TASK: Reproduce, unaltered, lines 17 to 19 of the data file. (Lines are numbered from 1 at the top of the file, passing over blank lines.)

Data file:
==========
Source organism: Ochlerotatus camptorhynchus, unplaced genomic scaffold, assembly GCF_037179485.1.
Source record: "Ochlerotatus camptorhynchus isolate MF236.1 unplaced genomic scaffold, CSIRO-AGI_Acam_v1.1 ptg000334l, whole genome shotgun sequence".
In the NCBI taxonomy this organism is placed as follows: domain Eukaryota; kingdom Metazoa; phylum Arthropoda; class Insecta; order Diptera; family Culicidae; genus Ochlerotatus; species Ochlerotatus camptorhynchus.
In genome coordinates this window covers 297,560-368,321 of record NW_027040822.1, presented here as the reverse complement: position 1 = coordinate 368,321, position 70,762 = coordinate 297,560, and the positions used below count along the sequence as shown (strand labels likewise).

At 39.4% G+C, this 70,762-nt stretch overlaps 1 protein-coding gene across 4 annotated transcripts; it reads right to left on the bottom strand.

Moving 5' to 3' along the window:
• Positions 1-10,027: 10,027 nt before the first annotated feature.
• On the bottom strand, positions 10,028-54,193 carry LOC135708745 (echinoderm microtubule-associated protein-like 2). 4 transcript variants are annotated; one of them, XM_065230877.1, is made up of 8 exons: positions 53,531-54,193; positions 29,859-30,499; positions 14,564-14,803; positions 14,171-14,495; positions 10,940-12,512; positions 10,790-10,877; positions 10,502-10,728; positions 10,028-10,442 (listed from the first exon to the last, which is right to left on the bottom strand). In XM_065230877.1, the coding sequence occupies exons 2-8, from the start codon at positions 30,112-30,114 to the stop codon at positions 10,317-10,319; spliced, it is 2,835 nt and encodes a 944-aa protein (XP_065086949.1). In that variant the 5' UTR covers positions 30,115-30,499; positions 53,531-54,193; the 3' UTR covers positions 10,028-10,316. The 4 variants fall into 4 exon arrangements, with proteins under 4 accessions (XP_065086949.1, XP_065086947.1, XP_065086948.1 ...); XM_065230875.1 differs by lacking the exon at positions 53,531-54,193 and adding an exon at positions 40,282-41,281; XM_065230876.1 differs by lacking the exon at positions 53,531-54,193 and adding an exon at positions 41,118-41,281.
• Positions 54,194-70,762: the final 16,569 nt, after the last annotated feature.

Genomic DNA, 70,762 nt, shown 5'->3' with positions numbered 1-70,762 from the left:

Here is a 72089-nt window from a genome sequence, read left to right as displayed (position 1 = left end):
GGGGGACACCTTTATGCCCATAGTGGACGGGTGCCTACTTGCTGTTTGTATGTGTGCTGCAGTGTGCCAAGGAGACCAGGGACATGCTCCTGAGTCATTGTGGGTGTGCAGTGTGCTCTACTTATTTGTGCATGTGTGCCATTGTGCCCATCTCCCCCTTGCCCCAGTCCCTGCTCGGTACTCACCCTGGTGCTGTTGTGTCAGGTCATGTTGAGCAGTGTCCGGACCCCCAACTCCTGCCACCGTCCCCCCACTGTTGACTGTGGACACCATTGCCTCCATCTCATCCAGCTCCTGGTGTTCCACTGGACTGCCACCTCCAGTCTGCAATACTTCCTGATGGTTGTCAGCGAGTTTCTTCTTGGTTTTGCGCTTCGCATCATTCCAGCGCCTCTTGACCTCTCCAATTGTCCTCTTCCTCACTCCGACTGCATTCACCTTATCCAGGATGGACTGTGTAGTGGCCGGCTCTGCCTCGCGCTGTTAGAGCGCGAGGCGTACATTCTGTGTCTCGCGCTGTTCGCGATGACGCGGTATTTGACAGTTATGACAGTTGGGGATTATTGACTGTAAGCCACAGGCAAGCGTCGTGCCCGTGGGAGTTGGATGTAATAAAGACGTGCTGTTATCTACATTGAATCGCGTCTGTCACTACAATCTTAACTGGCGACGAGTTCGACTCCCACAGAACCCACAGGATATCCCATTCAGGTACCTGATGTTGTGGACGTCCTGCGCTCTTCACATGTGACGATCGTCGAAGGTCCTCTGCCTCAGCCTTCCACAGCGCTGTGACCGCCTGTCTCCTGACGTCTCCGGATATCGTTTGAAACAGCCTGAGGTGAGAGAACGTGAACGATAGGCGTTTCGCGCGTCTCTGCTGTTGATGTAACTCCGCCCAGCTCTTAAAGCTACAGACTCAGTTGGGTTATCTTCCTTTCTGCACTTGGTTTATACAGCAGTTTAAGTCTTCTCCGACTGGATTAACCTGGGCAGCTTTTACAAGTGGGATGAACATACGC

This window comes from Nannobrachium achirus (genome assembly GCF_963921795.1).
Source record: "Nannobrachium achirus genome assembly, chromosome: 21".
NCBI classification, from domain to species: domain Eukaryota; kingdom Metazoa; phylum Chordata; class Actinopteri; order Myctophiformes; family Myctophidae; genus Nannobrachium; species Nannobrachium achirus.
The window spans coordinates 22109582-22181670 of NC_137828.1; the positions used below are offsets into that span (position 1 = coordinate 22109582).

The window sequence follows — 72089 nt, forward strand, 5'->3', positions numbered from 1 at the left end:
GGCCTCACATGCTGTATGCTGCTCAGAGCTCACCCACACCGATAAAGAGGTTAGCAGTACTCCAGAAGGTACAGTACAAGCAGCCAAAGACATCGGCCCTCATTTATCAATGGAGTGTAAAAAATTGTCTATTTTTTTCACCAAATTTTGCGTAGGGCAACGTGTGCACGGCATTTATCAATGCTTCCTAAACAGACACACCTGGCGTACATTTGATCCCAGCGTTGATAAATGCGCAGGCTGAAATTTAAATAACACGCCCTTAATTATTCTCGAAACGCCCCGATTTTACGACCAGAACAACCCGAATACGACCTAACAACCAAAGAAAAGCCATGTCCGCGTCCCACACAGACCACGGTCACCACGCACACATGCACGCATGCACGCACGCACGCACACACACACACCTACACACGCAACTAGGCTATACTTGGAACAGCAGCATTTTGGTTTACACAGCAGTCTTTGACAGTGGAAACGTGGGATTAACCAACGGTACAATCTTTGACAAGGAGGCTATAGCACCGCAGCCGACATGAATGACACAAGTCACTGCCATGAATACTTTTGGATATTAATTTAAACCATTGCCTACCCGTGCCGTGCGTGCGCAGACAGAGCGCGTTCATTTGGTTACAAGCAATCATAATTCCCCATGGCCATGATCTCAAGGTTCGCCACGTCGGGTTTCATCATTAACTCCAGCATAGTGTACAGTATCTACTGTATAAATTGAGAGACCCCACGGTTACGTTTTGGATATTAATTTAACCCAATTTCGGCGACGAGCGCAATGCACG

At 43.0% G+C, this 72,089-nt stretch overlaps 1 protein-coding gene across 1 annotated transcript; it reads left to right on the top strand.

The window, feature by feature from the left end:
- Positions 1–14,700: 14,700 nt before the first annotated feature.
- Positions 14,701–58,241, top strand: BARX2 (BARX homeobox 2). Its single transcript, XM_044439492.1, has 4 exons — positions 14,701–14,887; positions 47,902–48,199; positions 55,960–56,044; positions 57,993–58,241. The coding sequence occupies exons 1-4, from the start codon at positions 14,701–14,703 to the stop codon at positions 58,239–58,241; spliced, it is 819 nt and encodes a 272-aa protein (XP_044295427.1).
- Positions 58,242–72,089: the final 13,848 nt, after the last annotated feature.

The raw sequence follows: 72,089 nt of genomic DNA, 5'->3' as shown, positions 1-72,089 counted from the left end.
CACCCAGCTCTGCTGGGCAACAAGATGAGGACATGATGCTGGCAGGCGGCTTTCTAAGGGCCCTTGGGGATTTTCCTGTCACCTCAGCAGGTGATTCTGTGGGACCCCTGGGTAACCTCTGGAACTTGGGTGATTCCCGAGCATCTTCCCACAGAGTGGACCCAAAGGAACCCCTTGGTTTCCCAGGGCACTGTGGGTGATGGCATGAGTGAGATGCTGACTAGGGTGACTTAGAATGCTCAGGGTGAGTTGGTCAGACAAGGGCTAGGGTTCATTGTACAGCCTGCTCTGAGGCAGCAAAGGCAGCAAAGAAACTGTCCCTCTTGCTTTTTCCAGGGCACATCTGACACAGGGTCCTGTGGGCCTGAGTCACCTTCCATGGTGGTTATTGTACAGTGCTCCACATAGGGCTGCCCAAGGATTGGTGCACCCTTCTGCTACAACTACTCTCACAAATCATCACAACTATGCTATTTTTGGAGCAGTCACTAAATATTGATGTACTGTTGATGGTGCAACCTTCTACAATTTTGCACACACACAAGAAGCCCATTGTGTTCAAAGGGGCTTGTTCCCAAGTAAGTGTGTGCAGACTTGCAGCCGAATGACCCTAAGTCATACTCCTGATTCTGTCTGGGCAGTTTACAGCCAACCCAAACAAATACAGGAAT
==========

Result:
The window sequence follows — 72089 nt, forward strand, 5'->3', positions numbered from 1 at the left end:
GGCCTCACATGCTGTATGCTGCTCAGAGCTCACCCACACCGATAAAGAGGTTAGCAGTACTCCAGAAGGTACAGTACAAGCAGCCAAAGACATCGGCCCTCATTTATCAATGGAGTGTAAAAAATTGTCTATTTTTTTCACCAAATTTTGCGTAGGGCAACGTGTGCACGGCATTTATCAATGCTTCCTAAACAGACACACCTGGCGTACATTTGATCCCAGCGTTGATAAATGCGCAGGCTGAAATTTAAATAACACGCCCTTAATTATTCTCGAAACGCCCCGATTTTACGACCAGAACAACCCGAATACGACCTAACAACCAAAGAAAAGCCATGTCCGCGTCCCACACAGACCACGGTCACCACGCACACATGCACGCATGCACGCACGCACGCACACACACACACCTACACACGCAACTAGGCTATACTTGGAACAGCAGCATTTTGGTTTACACAGCAGTCTTTGACAGTGGAAACGTGGGATTAACCAACGGTACAATCTTTGACAAGGAGGCTATAGCACCGCAGCCGACATGAATGACACAAGTCACTGCCATGAATACTTTTGGATATTAATTTAAACCATTGCCTACCCGTGCCGTGCGTGCGCAGACAGAGCGCGTTCATTTGGTTACAAGCAATCATAATTCCCCATGGCCATGATCTCAAGGTTCGCCACGTCGGGTTTCATCATTAACTCCAGCATAGTGTACAGTATCTACTGTATAAATTGAGAGACCCCACGGTTACGTTTTGGATATTAATTTAACCCAATTTCGGCGACGAGCGCAATGCACG

At 43.0% G+C, this 72,089-nt stretch overlaps 1 protein-coding gene across 1 annotated transcript; it reads left to right on the top strand.